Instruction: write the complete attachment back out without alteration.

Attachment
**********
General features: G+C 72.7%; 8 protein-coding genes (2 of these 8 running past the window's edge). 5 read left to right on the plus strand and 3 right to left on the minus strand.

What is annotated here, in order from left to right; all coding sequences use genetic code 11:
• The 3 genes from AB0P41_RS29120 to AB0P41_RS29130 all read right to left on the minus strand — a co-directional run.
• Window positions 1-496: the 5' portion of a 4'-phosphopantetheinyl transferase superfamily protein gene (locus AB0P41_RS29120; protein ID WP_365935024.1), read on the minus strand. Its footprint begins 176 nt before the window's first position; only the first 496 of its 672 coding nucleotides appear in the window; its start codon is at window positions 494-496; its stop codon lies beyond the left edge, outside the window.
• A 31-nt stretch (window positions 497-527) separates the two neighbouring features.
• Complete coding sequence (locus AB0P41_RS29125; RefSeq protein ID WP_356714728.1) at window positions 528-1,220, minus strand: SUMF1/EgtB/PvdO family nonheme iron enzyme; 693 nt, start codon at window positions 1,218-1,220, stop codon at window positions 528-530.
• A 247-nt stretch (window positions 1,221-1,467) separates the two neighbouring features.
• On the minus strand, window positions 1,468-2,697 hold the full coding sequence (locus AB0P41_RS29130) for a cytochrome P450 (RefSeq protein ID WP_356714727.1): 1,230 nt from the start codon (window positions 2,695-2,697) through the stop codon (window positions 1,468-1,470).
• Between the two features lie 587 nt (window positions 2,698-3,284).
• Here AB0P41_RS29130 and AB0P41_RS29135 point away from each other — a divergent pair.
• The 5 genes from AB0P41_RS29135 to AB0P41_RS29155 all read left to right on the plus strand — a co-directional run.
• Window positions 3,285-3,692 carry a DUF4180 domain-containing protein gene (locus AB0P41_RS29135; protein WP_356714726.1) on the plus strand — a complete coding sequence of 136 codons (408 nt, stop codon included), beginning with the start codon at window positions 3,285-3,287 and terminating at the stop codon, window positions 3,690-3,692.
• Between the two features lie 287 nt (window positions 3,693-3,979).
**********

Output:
General features: G+C 72.7%; 8 protein-coding genes (2 of these 8 running past the window's edge). 5 read left to right on the plus strand and 3 right to left on the minus strand.

What is annotated here, in order from left to right; all coding sequences use genetic code 11:
• The 3 genes from AB0P41_RS29120 to AB0P41_RS29130 all read right to left on the minus strand — a co-directional run.
• Window positions 1-496: the 5' portion of a 4'-phosphopantetheinyl transferase superfamily protein gene (locus AB0P41_RS29120; protein ID WP_365935024.1), read on the minus strand. Its footprint begins 176 nt before the window's first position; only the first 496 of its 672 coding nucleotides appear in the window; its start codon is at window positions 494-496; its stop codon lies beyond the left edge, outside the window.
• A 31-nt stretch (window positions 497-527) separates the two neighbouring features.
• Complete coding sequence (locus AB0P41_RS29125; RefSeq protein ID WP_356714728.1) at window positions 528-1,220, minus strand: SUMF1/EgtB/PvdO family nonheme iron enzyme; 693 nt, start codon at window positions 1,218-1,220, stop codon at window positions 528-530.
• A 247-nt stretch (window positions 1,221-1,467) separates the two neighbouring features.
• On the minus strand, window positions 1,468-2,697 hold the full coding sequence (locus AB0P41_RS29130) for a cytochrome P450 (RefSeq protein ID WP_356714727.1): 1,230 nt from the start codon (window positions 2,695-2,697) through the stop codon (window positions 1,468-1,470).
• Between the two features lie 587 nt (window positions 2,698-3,284).
• Here AB0P41_RS29130 and AB0P41_RS29135 point away from each other — a divergent pair.
• The 5 genes from AB0P41_RS29135 to AB0P41_RS29155 all read left to right on the plus strand — a co-directional run.
• Window positions 3,285-3,692 carry a DUF4180 domain-containing protein gene (locus AB0P41_RS29135; protein WP_356714726.1) on the plus strand — a complete coding sequence of 136 codons (408 nt, stop codon included), beginning with the start codon at window positions 3,285-3,287 and terminating at the stop codon, window positions 3,690-3,692.
• Between the two features lie 287 nt (window positions 3,693-3,979).